Read CHAPTER XXXVI - HOW MOSES MOORE KEPT HIS APPOINTMENT of A World of Girls The Story of a School , free online book, by L. T. Meade, on ReadCentral.com.

Susan Drummond got back to Lavender House without apparent discovery.  She was certainly late when she took her place in the class-room for her next day’s preparation; but, beyond a very sharp reprimand from mademoiselle, no notice was taken of this fact.  She managed to whisper to Nora and Phyllis that the basket would be moved by the first dawn the next morning, and the little girls went to bed happier in consequence.  Nothing ever could disturb Susan’s slumbers, and that night she certainly slept without rocking.  As she was getting into bed she ventured to tell Annie how successfully she had manoeuvered; but Annie received her news with the most absolute indifference, looking at her for a moment with a queer smile, and then saying: 

“My own wish is that this should be found out.  As a matter of course, I sha’n’t betray you, girls; but as things now stand I am anxious that Mrs. Willis should know the very worst of me.”

After a remark which Susan considered so simply idiotic, there was, of course, no further conversation between the two girls.

Moses Moore had certainly promised Betty to rise soon after dawn on the following morning, and go to Lavender House to carry off the basket from under the laurel-tree.  Moses, a remarkably indolent lad, had been stimulated by the thought of the delicious cherries which would be his as soon as he brought the basket to Betty.  He had cleverly stipulated that a quart ­not a pint ­of cherries was to be his reward, and he looked forward with considerable pleasure to picking them himself, and putting a few extra ones into his mouth on the sly.

Moses was not at all the kind of a boy who would have scrupled to steal a few cherries; but in this particular old Betty, ill as she was, was too sharp for him or for any of the other village lads.  Her bed was drawn up close to her little window, and her window looked directly on to the two cherry trees.  Never, to all appearance, did Betty close her eyes.  However early the hour might be in which a village boy peeped over the wall of her garden, he always saw her white night-cap moving, and he knew that her bright blue eyes would be on him, and he would be proclaimed a thief all over the place before many minutes were over.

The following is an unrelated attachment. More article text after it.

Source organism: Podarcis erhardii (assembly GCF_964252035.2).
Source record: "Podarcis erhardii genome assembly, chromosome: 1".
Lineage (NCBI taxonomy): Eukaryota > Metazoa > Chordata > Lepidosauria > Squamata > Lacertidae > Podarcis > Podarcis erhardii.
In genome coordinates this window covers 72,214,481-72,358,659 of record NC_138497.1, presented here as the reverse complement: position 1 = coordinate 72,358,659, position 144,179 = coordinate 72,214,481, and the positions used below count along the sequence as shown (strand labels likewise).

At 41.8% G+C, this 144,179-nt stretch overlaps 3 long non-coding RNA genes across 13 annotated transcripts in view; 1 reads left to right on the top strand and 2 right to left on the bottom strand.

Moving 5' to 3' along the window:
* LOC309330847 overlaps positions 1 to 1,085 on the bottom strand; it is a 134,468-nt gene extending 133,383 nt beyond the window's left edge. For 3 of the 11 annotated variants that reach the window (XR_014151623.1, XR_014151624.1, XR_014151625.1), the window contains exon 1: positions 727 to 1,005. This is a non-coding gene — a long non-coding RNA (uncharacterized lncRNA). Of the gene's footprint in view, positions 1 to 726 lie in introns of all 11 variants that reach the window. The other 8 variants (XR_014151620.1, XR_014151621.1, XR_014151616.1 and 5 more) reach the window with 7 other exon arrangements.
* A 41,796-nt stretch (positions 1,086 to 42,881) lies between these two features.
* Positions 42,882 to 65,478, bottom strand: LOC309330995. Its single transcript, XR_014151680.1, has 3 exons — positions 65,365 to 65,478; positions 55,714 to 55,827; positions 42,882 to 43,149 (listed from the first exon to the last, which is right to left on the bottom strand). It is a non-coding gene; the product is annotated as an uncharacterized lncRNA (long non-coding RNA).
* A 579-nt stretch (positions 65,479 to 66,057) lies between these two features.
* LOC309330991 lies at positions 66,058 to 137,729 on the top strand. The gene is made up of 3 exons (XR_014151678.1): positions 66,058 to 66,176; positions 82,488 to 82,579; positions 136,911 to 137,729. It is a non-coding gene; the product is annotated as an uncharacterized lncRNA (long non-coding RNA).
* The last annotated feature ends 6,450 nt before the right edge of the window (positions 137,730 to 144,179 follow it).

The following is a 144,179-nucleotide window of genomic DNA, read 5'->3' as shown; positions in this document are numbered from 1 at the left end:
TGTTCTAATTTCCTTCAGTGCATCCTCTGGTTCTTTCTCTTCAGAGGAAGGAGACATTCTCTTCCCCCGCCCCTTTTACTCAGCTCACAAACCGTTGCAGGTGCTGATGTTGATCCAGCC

Moses, therefore, was very glad to secure his cherries by fair means, as he could not obtain them by foul; and he went to bed and to sleep, determined to be off on his errand with the dawn.

A very natural thing, however, happened.  Moses, unaccustomed to getting up at half-past three in the morning, never opened his eyes until the church clock struck five.  Then he started upright, rubbed and rubbed at his sleepy orbs, tumbled into his clothes, and, softly opening the cottage door, set off on his errand.

The fact of his being nearly an hour and a half late did not trouble him in the least.  In any case, he would get to Lavender House before six o’clock, and would have consumed his cherries in less than an hour from that date.

Moses sauntered gaily along the roads, whistling as he went, and occasionally tossing his battered cap in the air.  He often lingered on his way, now to cut down a particularly tempting switch from the hedge, now to hunt for a possible bird’s nest.  It was very nearly six o’clock when he reached the back avenue, swung himself over the gate, which was locked, and ran softly on the dewy grass in the direction of the laurel bush.  Old Betty had given him most careful instructions, and he was far too sharp a lad to forget what was necessary for the obtaining of a quart of cherries.  He found his tree, and lay flat down on the ground in order to pull out the basket.  His fingers had just clasped the handle when there came a sudden interruption ­a rush, a growl, and some very sharp teeth had inserted themselves into the back of his ragged jacket.  Poor Moses found himself, to his horror, in the clutches of a great mastiff.  The creature held him tight, and laid one heavy paw on him to prevent him rising.

Under these circumstances, Moses thought it quite unnecessary to retain any self-control.  He shrieked, he screamed, he wriggled; his piercing yells filled the air, and, fortunately for him, his being two hours too late brought assistance to his aid.  Michael, the gardener, and a strong boy who helped him, rushed to the spot, and liberated the terrified lad, who, after all, was only frightened, for Rover had satisfied himself with tearing his jacket to pieces, not himself.

“Give me the b-basket,” sobbed Moses, “and let me g-g-go.”

“You may certainly go, you little tramp,” said Michael, “but Jim and me will keep the basket.  I much misdoubt me if there isn’t mischief here.  What’s the basket put hiding here for, and who does it belong to?”

“Old B-B-Betty,” gasped forth the agitated Moses.

“Well, let old Betty fetch it herself.  Mrs. Willis will keep it for her,” said Michael.  “Come along, Jim, get to your weeding, do.  There, little scamp, you had better make yourself scarce.”

Moses certainly took his advice, for he scuttled off like a hare.  Whether he ever got his cherries or not, history does not disclose.

Michael, looking gravely at Jim, opened the basket, examined its contents, and, shaking his head solemnly, carried it into the house.

“There’s been deep work going on, Jim, and my missis ought to know,” said Michael, who was an exceedingly strict disciplinarian.  Jim, however, had a soft corner in his heart for the young ladies, and he commenced his weeding with a profound sigh.